Anyone interested in how humanity’s understanding of itself and its universe developed is bound to be fascinated by what happened between 600 and 300 BCE.
In all the parts of the world from which we have historical records, people were moving from a belief in many gods to a belief in One Spirit, and then to the concept that this One Spirit lived in mysterious but profound unity with all of Creation.
Those 300 years of spiritual and philosophical awakening are part of the larger Axial Age, which spanned 200 to 800 BCE. During that time humanity reached a level of self-awareness and linguistic ability that enabled significant leaps to take place.
We’ve looked at a few writings from those times, now let’s look at more, one from Buddhism and one from Judaism. Notice that the form of writing between the two is stunningly different because each reflects the tradition from which it came. It seems to me, however, the thoughts being expressed are strikingly similar.
Dhammapada: Sayings of the Buddha
The True Master
He is calm.
In him the seed of renewing life
Has been consumed.
He has conquered all the inner worlds.
With dispassionate eye
He sees everywhere
The falling and the uprising.
And with great gladness
He knows that he has finished.
He has woken from his sleep.
And the way he has taken
Is hidden from men [and women],
Even from spirits and gods,
By virtue of his purity.
In him there is no yesterday,
He has come to the end of the way,
Over the river of his many lives,
His many deaths.
Beyond the sorrow of hell,
Beyond the great joy of heaven,
By virtue of his purity.
He has come to the end of the way
All that he had to do, he has done.
And now he is one.
Because Buddhism doesn’t include a Creator Spirit in the same sense that many other religions or philosophies do, it is sometimes hard to figure out how to include Buddhist thought in a discussion such as this. However, it’s impossible to miss the message of unity in this passage.
This translation by Thomas Byrom, a brilliant English mystic and educator I had the honor to know before his death in 1991, uses the master’s indifference to such practical opposites such as the “sorrow of hell” and the “joy of heaven” to show unity.
But the lyrical yet pithy language also evokes Buddhist teaching in its reference to seeing both falling and rising everywhere. Additional passages from the Dhammapada can be found in In the Same Breath.
Byrom also translated the Hindu Ashtavakra Gita, written in the 8th or 14th Century, which we will look at in more detail when we are explore what was happening in Eastern religions at time when Western thought was coming even more dualistic. Byrom’s comments on the Ashtavakra Gita will also be part of our look at the 20th and 21st Century renaissance of our waning and waxing thread of unity.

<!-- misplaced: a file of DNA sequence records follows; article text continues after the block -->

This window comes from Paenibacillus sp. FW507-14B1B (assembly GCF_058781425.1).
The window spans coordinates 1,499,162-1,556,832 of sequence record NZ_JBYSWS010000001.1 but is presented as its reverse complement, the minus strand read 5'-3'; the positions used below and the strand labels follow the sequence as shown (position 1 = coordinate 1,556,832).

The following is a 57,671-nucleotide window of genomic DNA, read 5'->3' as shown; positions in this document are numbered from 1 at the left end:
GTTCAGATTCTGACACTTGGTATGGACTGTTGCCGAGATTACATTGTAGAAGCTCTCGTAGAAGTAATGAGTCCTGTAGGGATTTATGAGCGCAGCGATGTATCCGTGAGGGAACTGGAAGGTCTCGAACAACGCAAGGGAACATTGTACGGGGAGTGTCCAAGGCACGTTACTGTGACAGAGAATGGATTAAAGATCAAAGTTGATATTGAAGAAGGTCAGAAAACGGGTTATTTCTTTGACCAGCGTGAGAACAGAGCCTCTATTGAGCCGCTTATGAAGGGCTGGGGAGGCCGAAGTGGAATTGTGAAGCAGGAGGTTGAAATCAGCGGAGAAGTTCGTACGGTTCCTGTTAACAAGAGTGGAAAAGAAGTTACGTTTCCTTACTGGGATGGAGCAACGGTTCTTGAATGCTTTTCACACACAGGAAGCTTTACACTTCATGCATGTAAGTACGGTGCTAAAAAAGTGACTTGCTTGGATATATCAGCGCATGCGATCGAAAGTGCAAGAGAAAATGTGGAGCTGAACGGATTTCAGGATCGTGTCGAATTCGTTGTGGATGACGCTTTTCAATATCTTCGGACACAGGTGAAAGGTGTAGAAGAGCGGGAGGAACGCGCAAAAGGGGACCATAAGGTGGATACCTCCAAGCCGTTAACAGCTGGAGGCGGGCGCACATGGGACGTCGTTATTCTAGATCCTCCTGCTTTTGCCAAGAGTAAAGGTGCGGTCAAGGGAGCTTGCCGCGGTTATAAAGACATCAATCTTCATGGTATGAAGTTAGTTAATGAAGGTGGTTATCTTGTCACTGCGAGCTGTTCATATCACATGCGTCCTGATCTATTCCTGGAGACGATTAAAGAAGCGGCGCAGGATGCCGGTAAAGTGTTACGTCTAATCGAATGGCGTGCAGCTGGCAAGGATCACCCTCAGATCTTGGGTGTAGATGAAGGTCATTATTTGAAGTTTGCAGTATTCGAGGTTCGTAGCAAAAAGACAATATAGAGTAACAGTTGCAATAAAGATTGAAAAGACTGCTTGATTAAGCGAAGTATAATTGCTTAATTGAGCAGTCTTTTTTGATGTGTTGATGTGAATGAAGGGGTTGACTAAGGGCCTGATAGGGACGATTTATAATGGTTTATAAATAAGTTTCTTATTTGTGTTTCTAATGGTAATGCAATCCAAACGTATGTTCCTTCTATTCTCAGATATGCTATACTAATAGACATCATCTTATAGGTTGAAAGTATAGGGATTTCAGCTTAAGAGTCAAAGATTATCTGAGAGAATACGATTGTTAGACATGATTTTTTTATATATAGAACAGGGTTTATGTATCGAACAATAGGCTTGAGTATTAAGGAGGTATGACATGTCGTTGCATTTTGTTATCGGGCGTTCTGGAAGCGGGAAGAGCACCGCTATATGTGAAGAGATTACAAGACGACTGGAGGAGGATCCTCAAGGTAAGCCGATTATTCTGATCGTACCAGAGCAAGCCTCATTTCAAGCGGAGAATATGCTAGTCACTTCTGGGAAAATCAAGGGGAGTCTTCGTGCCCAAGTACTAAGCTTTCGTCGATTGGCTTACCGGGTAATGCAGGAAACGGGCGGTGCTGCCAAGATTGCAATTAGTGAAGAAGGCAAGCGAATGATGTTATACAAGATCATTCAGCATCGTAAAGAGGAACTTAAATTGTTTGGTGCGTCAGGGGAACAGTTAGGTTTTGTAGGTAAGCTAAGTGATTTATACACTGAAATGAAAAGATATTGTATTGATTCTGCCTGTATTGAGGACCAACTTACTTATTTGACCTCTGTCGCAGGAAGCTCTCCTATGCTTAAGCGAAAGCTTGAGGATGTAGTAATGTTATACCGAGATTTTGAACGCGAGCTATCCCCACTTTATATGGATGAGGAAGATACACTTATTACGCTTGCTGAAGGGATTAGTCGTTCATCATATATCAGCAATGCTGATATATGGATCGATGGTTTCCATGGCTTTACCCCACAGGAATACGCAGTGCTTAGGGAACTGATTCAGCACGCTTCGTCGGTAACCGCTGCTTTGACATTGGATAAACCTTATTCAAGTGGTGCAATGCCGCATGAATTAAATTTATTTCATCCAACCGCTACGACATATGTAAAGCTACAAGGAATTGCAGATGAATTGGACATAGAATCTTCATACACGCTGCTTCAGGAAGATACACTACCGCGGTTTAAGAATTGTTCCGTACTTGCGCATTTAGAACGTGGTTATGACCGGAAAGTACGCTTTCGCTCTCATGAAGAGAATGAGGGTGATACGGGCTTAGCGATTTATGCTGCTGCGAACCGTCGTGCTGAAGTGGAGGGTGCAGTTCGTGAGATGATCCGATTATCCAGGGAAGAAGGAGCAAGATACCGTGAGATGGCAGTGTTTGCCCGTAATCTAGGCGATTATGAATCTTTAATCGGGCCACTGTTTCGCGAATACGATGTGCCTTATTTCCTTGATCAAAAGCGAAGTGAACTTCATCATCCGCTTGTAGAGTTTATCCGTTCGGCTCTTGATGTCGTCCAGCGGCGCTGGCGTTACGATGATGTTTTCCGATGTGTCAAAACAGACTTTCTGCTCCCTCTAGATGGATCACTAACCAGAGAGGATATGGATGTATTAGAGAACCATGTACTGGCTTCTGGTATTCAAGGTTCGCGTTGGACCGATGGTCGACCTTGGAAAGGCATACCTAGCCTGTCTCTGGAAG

Turning to Judaism, we see the description in Exodus, thought to have been written in about 650 BCE, regarding the events that took place nearly a millenium earlier when the Jews fled Egypt for what was to become Israel. Biblical scholars believe Exodus was written by several authors over the centuries until it was solidified during Axial Age to what we have today.
Exodus 3: 13-15
Then Moses said to God, “I am to go then, to the sons [and daughters] of Israel and say to them, ‘The God of your fathers has sent me to you.’ But if they ask me what his name is, what am I to tell them?”
And God said to Moses,
“I Am who I Am. You must say to the [children] of Israel: ‘I Am has sent me to you.’
“This is my name for all time; by this name I shall be invoked for all generations to come.”
The key words here are “I am who I am,” or as some translations have it, “I am who am,” which is a more accurate translation of the Latin, “Ego sum qui sum.” However, just as the English came from the Latin, the Latin came from the Greek, and the Greek from a mix of Hebrew and Aramaic! Likewise, the English translations that we have of ancient Buddhist, Hindu and Taoist scriptures and canons came mostly from the original Chinese and Sanskrit.
Regarding Exodus, there is much discussion over just what God meant in his answer to Moses, or to those who don’t believe that the bible was divinely inspired, what the writers in ancient Israel were trying to imply by their choice of words.
Some say that Moses was really asking what he should tell the Jews to get them to follow him out of Egypt, cling to their God and stay away from all the other gods being worshipped at the time.
In modern lingo, then the answer meant, “I am the only God. All those others are part of me. Stick with me and you’ll be fine. Just get them out of Egypt!”
Many mainline Christian theologians stick with interpret those words as meaning that God is the Supreme Being, infinitely perfect, who had no creator, is above and separate from everything, and thus is transcendent.
But looking at it with our lens of immanence, it seems that these powerful words could also mean that at least some in ancient Judaism believed that nothing exists outside of God and thus Spirit and Creation must be One.
The Hebrew phrase is “Ehyeh asher ehyeh,” which is literally translated as “I shall be who I shall be,” raises more questions than it answers. Some say it indicates that God is still becoming and his work isn’t finished. Others look to Aramaic-speaking Assyrians would translate those words today.
The translation: “I am the beginning I am.”
Wow! Do you suppose that Chuang Tzu just happened to drop in for lunch and a chat that day?
More about the marvelous times of 600 to 300 BCE when next we meet.